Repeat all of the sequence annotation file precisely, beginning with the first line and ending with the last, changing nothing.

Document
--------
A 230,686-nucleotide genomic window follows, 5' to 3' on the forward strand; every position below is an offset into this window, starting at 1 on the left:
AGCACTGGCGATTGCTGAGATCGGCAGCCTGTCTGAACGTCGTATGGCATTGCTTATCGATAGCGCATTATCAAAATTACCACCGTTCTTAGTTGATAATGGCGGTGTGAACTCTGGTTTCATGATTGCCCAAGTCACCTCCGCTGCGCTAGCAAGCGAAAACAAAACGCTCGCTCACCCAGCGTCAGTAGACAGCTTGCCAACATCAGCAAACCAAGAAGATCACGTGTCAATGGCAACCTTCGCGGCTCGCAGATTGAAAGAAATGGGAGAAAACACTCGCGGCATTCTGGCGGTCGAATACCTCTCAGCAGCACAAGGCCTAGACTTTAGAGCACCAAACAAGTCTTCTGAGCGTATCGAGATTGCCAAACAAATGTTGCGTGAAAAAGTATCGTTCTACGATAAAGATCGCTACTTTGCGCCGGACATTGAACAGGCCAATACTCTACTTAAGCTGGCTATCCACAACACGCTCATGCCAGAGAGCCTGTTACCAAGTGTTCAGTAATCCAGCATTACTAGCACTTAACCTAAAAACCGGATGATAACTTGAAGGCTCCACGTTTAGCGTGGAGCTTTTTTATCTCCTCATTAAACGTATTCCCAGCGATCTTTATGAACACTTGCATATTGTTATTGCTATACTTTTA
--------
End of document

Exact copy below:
A 230,686-nucleotide genomic window follows, 5' to 3' on the forward strand; every position below is an offset into this window, starting at 1 on the left:
AGCACTGGCGATTGCTGAGATCGGCAGCCTGTCTGAACGTCGTATGGCATTGCTTATCGATAGCGCATTATCAAAATTACCACCGTTCTTAGTTGATAATGGCGGTGTGAACTCTGGTTTCATGATTGCCCAAGTCACCTCCGCTGCGCTAGCAAGCGAAAACAAAACGCTCGCTCACCCAGCGTCAGTAGACAGCTTGCCAACATCAGCAAACCAAGAAGATCACGTGTCAATGGCAACCTTCGCGGCTCGCAGATTGAAAGAAATGGGAGAAAACACTCGCGGCATTCTGGCGGTCGAATACCTCTCAGCAGCACAAGGCCTAGACTTTAGAGCACCAAACAAGTCTTCTGAGCGTATCGAGATTGCCAAACAAATGTTGCGTGAAAAAGTATCGTTCTACGATAAAGATCGCTACTTTGCGCCGGACATTGAACAGGCCAATACTCTACTTAAGCTGGCTATCCACAACACGCTCATGCCAGAGAGCCTGTTACCAAGTGTTCAGTAATCCAGCATTACTAGCACTTAACCTAAAAACCGGATGATAACTTGAAGGCTCCACGTTTAGCGTGGAGCTTTTTTATCTCCTCATTAAACGTATTCCCAGCGATCTTTATGAACACTTGCATATTGTTATTGCTATACTTTTA